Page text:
That said–my feelings for this book as a book are lukewarm. I often found myself wishing that it could be tweaked to become something different but related. Perhaps an anthropological study of airport work, or a nuts-and-bolts guide to everything that goes on in an airport, complete with diagrams. Maybe this is not entirely fair. But I went into this book hoping I’d learn something new about airports or flying, and that didn’t happen. Schaberg did not delve deeply enough in almost any of the things he discusses to make me revise my own thoughts on the subject. Sure, we eat a lot of unhealthy snacks at airplanes, and it would be nicer if we could eat fresh fruit instead. Sure, there is something strangely comforting about airplane toilets. Sure, the act of takeoff is almost miraculous, and yet most people stop marvelling at it after the first few times. It’s entirely possible he goes a bit deeper in his other two books, The Textual Life of Airports and The End of Airports, which I haven’t read, and that he was aiming for something more breezy and fun with this one, something that is only a few steps removed from an observational comedy routine, and that can be easily consumed during a two-three hour flight without expending too much mental energy.
It should also be said that these are, perhaps inevitably, a cis white man’s subjective thoughts and experiences, with inevitable blind spots. I say this as a blind-spotted cis white man myself. There is plenty of politics in Airportness–Schaberg often brings up the 45th president, and keeps coming back to the way airlines and airports deal with class in their advertising and in-flight services. But, for such a wide-ranging book, I found it a little surprising that a few lines weren’t spared for racial-religious profiling at security checkpoints or passport control, barring a few blink-and-you’ll-miss references here and there. And, as interesting as Schaberg’s point may be that, with all the brouhaha over trans people’s use of public toilets, absolutely anyone can use the toilets on an airplane, I find Schaberg’s statement that gender generally doesn’t matter on flights a tad suspect, coming from a cis man.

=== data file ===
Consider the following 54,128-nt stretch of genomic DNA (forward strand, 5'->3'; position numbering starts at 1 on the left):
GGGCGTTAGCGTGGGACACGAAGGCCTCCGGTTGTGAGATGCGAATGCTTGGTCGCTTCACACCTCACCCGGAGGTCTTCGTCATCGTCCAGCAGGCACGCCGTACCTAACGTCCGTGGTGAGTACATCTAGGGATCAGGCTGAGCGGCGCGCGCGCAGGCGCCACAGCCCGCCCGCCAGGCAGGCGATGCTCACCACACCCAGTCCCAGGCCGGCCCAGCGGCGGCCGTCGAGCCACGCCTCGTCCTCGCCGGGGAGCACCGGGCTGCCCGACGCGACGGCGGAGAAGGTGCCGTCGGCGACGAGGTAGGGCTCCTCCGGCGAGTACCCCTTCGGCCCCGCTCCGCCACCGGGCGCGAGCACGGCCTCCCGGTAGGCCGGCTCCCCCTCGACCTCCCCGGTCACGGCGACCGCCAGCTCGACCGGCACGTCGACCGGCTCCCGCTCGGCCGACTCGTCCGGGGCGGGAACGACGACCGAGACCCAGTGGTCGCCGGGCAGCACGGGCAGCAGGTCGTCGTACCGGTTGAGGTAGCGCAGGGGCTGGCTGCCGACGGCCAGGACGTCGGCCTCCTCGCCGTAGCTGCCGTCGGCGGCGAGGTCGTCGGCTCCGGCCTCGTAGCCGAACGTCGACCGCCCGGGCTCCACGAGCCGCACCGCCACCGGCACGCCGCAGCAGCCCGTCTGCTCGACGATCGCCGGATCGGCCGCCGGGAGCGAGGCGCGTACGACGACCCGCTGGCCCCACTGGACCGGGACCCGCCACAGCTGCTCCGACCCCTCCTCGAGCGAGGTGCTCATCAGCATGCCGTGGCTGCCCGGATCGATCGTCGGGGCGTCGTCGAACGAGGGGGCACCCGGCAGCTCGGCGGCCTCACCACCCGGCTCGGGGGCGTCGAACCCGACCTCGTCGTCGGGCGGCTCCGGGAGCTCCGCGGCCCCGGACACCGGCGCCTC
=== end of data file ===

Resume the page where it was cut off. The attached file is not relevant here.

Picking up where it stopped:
There are, however, a few things that I will take from this book. One is the word airportness–it’s a little cumbersome and fake-sounding, but using it as a label for the melancholic dread I always feel the day before a flight might rob it of some of its power. Then there’s “gate lice”, Schaberg’s term for the people who cluster around the gate way before boarding, making you feel jittery and anxious, until, inevitably, you end up joining them. “Gate lice” is somewhat offensive, but it’s also true that I often become one of them myself at some point or other, and this revelation might make me empathise more with them. Finally, I found Schaberg’s musings on the term “bird strike” fairly interesting–it is funny that this is the term we use to describe a massive piece of machinery colliding against an animal who is actually meant to be in the sky.
Overall, then–after reading this book, the way I experience or think about airports and flying will largely stay the same. Which is a shame. However, I did enjoy spending time inside Schaberg’s weird mind, and the book is a nice reminder that, no matter how soul-destroying something might be (and airports are pretty soul-destroying), there will always be someone who, instead, finds that something endlessly compelling.
Airportness is out on July 13, 2017. I received a free ebook copy from the publisher via NetGalley, in exchange for an honest review.